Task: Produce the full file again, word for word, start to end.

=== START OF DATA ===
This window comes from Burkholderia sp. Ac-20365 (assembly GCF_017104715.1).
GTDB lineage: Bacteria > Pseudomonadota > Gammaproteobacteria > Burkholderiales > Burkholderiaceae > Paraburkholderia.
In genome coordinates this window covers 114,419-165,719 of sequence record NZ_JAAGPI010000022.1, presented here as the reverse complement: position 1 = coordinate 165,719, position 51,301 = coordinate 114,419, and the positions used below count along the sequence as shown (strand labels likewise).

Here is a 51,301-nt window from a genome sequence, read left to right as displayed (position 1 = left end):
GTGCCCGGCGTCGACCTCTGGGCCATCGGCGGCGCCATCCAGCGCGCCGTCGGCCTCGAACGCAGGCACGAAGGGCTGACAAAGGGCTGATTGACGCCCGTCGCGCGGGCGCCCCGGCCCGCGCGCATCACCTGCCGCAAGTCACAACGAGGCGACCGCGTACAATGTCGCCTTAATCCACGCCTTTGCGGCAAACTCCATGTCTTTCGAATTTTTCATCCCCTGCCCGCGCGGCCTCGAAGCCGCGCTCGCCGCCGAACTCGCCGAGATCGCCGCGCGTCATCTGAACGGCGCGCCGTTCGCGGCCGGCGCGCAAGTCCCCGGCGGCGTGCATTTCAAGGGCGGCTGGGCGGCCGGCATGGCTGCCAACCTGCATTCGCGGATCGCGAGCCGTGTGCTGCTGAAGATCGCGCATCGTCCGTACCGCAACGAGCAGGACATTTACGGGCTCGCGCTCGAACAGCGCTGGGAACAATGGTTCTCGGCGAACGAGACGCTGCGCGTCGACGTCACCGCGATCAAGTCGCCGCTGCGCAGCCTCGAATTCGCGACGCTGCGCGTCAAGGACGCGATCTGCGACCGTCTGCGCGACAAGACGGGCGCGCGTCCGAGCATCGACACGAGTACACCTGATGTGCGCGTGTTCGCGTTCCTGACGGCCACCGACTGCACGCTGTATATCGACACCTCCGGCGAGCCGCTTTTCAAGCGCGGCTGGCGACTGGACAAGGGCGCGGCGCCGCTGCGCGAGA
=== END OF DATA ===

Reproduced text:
This window comes from Burkholderia sp. Ac-20365 (assembly GCF_017104715.1).
GTDB lineage: Bacteria > Pseudomonadota > Gammaproteobacteria > Burkholderiales > Burkholderiaceae > Paraburkholderia.
In genome coordinates this window covers 114,419-165,719 of sequence record NZ_JAAGPI010000022.1, presented here as the reverse complement: position 1 = coordinate 165,719, position 51,301 = coordinate 114,419, and the positions used below count along the sequence as shown (strand labels likewise).

Here is a 51,301-nt window from a genome sequence, read left to right as displayed (position 1 = left end):
GTGCCCGGCGTCGACCTCTGGGCCATCGGCGGCGCCATCCAGCGCGCCGTCGGCCTCGAACGCAGGCACGAAGGGCTGACAAAGGGCTGATTGACGCCCGTCGCGCGGGCGCCCCGGCCCGCGCGCATCACCTGCCGCAAGTCACAACGAGGCGACCGCGTACAATGTCGCCTTAATCCACGCCTTTGCGGCAAACTCCATGTCTTTCGAATTTTTCATCCCCTGCCCGCGCGGCCTCGAAGCCGCGCTCGCCGCCGAACTCGCCGAGATCGCCGCGCGTCATCTGAACGGCGCGCCGTTCGCGGCCGGCGCGCAAGTCCCCGGCGGCGTGCATTTCAAGGGCGGCTGGGCGGCCGGCATGGCTGCCAACCTGCATTCGCGGATCGCGAGCCGTGTGCTGCTGAAGATCGCGCATCGTCCGTACCGCAACGAGCAGGACATTTACGGGCTCGCGCTCGAACAGCGCTGGGAACAATGGTTCTCGGCGAACGAGACGCTGCGCGTCGACGTCACCGCGATCAAGTCGCCGCTGCGCAGCCTCGAATTCGCGACGCTGCGCGTCAAGGACGCGATCTGCGACCGTCTGCGCGACAAGACGGGCGCGCGTCCGAGCATCGACACGAGTACACCTGATGTGCGCGTGTTCGCGTTCCTGACGGCCACCGACTGCACGCTGTATATCGACACCTCCGGCGAGCCGCTTTTCAAGCGCGGCTGGCGACTGGACAAGGGCGCGGCGCCGCTGCGCGAGA